Keeping Up Is Hard to Do:
A Trial Judge’s Reading Blog


R. v. Valle-Quintero, 2021 ONCA 390, June 8, 2021, at paragraphs 6 to 9:

The appellant argues that a number of factors give rise to a reasonable apprehension of bias. First, he complains that A. O’Marra J. presided over a bail review only two months prior to being nominated as the trial judge. In addition, A. O’Marra J. declined the appellant’s recusal motion after he refused to permit the appellant to sit at the counsel table after the appellant resiled from his earlier willingness to do so with ankle shackles on.

In oral submissions, the appellant’s counsel concentrated on the fact that A. O’Marra J. stepped down after pronouncing the verdict in light of the Crown’s intention to pursue a dangerous offender application, announcing that the sentencing proceedings would be taken over by B. O’Marra J. The appellant submits that this raises a reasonable apprehension of bias because the two are in fact related to one another as first cousins. We disagree.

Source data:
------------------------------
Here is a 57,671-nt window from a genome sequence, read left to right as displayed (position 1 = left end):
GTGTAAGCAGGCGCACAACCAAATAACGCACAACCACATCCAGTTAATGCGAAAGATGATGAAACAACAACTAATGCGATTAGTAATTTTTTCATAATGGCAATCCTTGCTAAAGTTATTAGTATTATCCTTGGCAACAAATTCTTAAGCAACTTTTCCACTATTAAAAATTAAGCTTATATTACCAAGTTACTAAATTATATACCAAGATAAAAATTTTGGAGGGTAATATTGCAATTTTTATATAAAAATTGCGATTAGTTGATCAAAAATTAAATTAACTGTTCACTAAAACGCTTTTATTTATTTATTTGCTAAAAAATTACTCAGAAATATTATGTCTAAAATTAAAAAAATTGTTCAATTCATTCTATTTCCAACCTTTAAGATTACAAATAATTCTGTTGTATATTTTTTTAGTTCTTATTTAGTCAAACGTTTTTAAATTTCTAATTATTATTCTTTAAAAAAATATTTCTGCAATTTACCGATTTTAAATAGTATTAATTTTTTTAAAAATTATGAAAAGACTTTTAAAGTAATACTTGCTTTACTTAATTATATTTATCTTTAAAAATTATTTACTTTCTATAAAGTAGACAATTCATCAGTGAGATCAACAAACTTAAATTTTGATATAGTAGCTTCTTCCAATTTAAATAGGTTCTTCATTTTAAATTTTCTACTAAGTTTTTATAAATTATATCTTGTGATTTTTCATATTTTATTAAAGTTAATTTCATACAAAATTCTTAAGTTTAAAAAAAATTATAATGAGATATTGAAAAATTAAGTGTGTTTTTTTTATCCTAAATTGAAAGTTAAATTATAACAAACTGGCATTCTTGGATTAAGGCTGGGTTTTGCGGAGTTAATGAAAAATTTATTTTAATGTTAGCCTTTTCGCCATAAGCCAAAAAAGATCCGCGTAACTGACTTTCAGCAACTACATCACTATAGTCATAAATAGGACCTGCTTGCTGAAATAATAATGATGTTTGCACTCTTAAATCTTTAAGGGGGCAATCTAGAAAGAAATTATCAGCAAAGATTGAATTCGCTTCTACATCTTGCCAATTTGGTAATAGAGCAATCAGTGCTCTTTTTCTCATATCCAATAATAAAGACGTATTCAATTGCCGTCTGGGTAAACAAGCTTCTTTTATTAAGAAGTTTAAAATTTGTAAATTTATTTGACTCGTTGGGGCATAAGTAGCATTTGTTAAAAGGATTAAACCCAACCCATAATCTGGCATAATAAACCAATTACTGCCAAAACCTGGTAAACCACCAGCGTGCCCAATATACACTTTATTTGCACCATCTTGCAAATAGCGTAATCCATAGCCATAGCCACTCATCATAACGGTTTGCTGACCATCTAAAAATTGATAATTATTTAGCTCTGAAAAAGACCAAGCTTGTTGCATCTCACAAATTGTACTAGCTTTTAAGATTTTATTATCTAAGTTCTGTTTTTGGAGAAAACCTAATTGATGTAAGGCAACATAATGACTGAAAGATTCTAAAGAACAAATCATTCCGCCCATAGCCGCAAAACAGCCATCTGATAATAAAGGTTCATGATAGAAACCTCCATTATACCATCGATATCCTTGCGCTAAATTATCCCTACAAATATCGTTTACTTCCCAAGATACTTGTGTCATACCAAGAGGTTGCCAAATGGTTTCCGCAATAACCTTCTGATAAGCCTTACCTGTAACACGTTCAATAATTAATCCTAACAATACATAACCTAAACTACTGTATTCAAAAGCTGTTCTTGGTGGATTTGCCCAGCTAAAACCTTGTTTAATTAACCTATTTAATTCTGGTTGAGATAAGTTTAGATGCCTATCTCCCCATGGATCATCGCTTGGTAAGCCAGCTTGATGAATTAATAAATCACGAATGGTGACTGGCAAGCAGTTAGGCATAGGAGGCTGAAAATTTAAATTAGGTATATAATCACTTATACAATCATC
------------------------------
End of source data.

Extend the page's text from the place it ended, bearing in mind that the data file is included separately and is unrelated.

First, there is a strong presumption of judicial integrity and impartiality that the appellant has not displaced: see Yukon Francophone School Board, Education Area #23 v. Yukon (Attorney General), 2015 SCC 25, [2015] 2 S.C.R. 282, at para. 25. Presiding over a bail review and seeing an accused’s criminal record does not disqualify a judge from presiding over a trial. Judges (as they regularly do in voir dire proceedings, for example) are expected and able to disabuse themselves of any prejudicial evidence that they might otherwise have encountered.

Nor does the trial judge’s refusal of the defence request that the appellant be permitted to sit at the counsel table disclose any reasonable basis for an apprehension of bias.